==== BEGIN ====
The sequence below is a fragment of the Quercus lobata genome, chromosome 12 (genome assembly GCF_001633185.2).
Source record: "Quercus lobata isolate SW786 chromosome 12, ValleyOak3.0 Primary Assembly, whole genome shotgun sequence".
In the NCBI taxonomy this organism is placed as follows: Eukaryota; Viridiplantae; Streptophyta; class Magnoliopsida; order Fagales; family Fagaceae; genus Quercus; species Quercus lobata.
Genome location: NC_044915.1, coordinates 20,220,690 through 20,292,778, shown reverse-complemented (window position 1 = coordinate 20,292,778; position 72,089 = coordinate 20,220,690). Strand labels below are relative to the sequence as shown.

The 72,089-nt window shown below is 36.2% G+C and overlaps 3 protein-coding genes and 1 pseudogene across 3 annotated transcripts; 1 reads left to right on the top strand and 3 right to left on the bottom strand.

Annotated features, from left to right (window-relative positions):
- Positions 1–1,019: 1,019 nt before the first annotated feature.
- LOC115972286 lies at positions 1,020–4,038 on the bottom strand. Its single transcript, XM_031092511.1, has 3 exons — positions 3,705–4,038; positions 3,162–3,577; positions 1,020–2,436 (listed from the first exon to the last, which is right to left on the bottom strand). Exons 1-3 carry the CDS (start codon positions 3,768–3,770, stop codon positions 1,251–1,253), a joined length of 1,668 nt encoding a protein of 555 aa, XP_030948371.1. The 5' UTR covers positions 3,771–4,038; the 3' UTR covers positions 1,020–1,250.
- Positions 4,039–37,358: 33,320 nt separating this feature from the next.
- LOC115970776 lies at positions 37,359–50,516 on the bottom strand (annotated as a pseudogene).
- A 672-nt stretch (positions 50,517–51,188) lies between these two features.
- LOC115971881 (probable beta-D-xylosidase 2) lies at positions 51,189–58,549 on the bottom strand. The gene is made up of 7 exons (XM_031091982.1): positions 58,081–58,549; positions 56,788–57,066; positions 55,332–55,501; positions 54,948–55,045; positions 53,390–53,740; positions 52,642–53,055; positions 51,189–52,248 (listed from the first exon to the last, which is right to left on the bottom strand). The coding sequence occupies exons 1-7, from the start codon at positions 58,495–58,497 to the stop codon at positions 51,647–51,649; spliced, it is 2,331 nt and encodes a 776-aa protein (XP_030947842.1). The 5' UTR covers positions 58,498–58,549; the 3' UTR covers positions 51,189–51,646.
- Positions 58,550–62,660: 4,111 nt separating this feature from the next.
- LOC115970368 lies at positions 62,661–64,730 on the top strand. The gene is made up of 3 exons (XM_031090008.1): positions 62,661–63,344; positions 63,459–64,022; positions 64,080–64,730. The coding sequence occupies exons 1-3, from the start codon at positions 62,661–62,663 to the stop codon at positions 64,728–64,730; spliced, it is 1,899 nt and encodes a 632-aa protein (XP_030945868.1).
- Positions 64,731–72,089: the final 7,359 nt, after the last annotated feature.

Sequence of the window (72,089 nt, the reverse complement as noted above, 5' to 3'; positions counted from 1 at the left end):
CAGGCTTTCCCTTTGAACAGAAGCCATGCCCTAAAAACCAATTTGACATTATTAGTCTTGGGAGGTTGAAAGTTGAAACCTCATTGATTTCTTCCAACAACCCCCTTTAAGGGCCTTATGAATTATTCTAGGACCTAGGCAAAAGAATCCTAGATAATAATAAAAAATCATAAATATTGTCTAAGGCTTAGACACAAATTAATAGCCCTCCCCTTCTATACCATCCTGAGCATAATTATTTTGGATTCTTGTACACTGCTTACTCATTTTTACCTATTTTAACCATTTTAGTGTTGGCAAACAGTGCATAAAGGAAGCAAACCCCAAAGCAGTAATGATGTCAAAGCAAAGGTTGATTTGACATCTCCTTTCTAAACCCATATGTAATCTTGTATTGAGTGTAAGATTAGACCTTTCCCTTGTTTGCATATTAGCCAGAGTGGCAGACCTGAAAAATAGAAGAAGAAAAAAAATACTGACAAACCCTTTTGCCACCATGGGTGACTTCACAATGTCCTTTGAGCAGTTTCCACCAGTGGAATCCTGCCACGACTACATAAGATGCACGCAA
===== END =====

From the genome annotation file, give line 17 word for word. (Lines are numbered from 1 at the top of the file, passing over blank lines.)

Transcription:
CAGGCTTTCCCTTTGAACAGAAGCCATGCCCTAAAAACCAATTTGACATTATTAGTCTTGGGAGGTTGAAAGTTGAAACCTCATTGATTTCTTCCAACAACCCCCTTTAAGGGCCTTATGAATTATTCTAGGACCTAGGCAAAAGAATCCTAGATAATAATAAAAAATCATAAATATTGTCTAAGGCTTAGACACAAATTAATAGCCCTCCCCTTCTATACCATCCTGAGCATAATTATTTTGGATTCTTGTACACTGCTTACTCATTTTTACCTATTTTAACCATTTTAGTGTTGGCAAACAGTGCATAAAGGAAGCAAACCCCAAAGCAGTAATGATGTCAAAGCAAAGGTTGATTTGACATCTCCTTTCTAAACCCATATGTAATCTTGTATTGAGTGTAAGATTAGACCTTTCCCTTGTTTGCATATTAGCCAGAGTGGCAGACCTGAAAAATAGAAGAAGAAAAAAAATACTGACAAACCCTTTTGCCACCATGGGTGACTTCACAATGTCCTTTGAGCAGTTTCCACCAGTGGAATCCTGCCACGACTACATAAGATGCACGCAA